On a scale of 1-10, how aligned are your business development and marketing teams? How often do they connect? What kind of information do they share with each other? Is there any synergy between the timing and effort of the work they’re doing to convert potential customers?

These are the questions we like to ask entrepreneurs or business development leaders who ask about how they can improve their marketing efforts.

Marketing and Business Development Shouldn’t Operate in Silos

Your marketing team exists to be a strategic asset for business development. Everything they do should, in some way, work towards driving more business. Whether it’s through generating leads for business development, supporting business development in the sales cycle, or maintaining the trust and integrity of your brand with current customers, one of marketing’s primary objectives is to support business development.

At the same time, your business development team should serve as a strategic asset for marketing. No one knows the challenges and questions your potential customers are facing more than your sales team. That is incredibly valuable information for marketing. It drives the type of content they create and helps them get inside the mind of prospective customers to develop strategies that accelerate the buying cycle.

How to Break Down the Silos Between Sales and Marketing

So how do you break down the barriers between your sales and marketing teams so that both are strategic assets for the other? Here are a few keys:

1. Make sure both teams are on the same team.

When marketing and business development are on different levels of the organizational chart, it can quickly create a hierarchy for who is right and who is to blame. If business development is not above marketing and marketing is not above business development, both teams can feel more confident in having an open conversation. The verbiage becomes less “us vs. them” but rather just “us.”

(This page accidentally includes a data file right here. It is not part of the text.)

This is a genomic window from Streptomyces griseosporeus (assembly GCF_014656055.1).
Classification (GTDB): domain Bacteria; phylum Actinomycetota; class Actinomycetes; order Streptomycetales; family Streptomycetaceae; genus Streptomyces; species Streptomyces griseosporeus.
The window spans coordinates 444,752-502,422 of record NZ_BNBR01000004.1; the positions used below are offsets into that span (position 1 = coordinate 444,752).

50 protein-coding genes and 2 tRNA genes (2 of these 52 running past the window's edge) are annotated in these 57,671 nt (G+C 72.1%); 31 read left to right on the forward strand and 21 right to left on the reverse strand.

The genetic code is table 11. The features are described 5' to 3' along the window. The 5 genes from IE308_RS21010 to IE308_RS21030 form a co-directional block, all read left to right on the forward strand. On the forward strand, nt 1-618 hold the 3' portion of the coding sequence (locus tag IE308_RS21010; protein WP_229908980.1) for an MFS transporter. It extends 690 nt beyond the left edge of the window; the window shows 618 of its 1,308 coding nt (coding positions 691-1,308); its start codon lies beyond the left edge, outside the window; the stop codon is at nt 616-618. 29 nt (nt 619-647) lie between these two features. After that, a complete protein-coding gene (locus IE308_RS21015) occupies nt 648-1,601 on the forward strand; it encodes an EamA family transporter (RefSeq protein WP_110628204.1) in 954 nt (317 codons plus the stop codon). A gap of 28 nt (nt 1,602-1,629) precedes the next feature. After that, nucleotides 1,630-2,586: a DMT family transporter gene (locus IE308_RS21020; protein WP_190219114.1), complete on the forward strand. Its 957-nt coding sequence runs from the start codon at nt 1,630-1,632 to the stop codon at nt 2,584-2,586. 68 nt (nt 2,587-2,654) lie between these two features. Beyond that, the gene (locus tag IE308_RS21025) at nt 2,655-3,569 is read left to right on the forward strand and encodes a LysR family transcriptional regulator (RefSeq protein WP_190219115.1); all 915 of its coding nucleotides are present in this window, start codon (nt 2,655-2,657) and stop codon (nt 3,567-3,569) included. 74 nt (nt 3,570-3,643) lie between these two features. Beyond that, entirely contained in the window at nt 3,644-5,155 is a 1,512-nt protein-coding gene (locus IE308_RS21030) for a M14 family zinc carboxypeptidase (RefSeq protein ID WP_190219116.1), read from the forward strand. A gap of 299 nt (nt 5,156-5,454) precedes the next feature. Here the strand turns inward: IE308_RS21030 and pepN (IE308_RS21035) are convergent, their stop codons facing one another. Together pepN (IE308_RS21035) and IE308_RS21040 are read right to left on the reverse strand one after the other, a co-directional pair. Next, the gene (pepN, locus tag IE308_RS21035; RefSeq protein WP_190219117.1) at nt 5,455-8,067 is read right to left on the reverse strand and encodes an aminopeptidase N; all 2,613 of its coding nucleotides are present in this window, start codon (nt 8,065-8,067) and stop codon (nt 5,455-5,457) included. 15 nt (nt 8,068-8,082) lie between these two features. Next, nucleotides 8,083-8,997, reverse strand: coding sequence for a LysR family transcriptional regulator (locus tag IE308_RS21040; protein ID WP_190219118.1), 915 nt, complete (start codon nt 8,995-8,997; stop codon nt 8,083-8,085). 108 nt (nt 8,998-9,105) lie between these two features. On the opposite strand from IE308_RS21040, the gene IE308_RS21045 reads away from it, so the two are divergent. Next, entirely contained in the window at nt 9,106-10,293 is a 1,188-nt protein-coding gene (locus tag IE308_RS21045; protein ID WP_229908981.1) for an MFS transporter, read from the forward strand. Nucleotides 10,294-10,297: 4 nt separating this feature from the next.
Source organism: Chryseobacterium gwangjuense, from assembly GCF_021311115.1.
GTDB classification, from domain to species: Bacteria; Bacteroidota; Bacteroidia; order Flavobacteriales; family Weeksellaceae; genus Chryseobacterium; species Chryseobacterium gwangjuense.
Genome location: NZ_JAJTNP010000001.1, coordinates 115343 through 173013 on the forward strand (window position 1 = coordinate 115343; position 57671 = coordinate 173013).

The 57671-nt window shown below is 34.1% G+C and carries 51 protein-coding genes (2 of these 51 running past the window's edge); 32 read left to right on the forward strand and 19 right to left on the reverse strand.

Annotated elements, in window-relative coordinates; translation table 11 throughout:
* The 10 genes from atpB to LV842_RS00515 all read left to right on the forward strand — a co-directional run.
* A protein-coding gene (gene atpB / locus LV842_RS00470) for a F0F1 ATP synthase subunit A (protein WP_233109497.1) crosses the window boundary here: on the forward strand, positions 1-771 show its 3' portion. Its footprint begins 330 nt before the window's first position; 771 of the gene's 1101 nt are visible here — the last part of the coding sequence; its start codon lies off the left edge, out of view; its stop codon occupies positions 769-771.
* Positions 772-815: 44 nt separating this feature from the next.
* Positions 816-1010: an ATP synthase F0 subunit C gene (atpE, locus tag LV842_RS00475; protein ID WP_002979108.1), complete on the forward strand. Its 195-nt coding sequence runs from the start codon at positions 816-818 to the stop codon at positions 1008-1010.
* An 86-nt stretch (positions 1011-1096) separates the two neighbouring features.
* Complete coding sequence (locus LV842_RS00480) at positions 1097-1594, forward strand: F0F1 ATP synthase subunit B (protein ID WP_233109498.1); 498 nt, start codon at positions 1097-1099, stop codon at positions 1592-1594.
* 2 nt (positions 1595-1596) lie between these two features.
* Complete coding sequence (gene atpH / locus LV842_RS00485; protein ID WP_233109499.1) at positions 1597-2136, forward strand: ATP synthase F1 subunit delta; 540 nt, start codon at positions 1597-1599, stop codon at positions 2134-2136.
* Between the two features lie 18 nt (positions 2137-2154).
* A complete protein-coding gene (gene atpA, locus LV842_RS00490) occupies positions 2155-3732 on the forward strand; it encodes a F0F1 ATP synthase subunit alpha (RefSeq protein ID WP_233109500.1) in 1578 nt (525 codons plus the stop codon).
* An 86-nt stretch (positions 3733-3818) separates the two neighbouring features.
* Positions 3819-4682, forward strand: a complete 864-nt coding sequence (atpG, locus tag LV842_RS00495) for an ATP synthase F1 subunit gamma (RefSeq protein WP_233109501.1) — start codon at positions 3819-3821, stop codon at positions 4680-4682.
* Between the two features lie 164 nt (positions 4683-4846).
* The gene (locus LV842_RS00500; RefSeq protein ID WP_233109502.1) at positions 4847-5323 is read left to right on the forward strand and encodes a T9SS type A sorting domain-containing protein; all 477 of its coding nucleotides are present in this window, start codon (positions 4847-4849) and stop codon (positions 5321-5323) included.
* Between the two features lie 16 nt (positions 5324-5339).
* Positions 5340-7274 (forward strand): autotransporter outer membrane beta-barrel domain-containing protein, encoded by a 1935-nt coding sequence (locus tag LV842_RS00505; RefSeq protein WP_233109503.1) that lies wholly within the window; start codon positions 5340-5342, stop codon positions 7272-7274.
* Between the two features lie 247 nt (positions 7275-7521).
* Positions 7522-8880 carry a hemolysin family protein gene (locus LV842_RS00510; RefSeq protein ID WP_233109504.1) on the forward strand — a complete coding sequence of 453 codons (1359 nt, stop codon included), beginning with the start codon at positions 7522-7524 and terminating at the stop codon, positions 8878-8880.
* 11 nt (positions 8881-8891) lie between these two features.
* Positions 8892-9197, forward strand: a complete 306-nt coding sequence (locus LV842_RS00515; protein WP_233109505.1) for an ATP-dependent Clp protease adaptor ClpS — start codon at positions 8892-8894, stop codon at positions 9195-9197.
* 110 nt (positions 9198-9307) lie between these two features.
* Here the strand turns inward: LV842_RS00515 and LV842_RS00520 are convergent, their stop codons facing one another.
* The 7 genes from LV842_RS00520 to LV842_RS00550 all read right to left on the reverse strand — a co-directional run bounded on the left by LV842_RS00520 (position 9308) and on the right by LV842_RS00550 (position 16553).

2. Set up meetings to close the feedback loop.

When marketing and business development are operating in silos, they don’t communicate with each other. Sales doesn’t know what marketing is doing. And marketing doesn’t know what’s working on the sales side. It’s easy to get so caught up in your own list of tasks that carving out time to have strategy conversations can be tough.

Having ongoing coordination meetings is important to ensuring that both teams are on the same page, that objectives are being met, and that both teams know what progress is being made.

3. Create shared accountability.

How do you avoid the “blame game” between sales and marketing? Setting the expectation of organizational goals for growth through KPIs that are shared by both teams is a great start.

There are several metrics owned by both marketing and business development that can be used to measure progress: length of sales cycle, opportunity-to-win ratio, and lifetime value of a customer.

What are some of the biggest barriers you’re facing when it comes to aligning sales and marketing? What’s one step you can take to break down those barriers?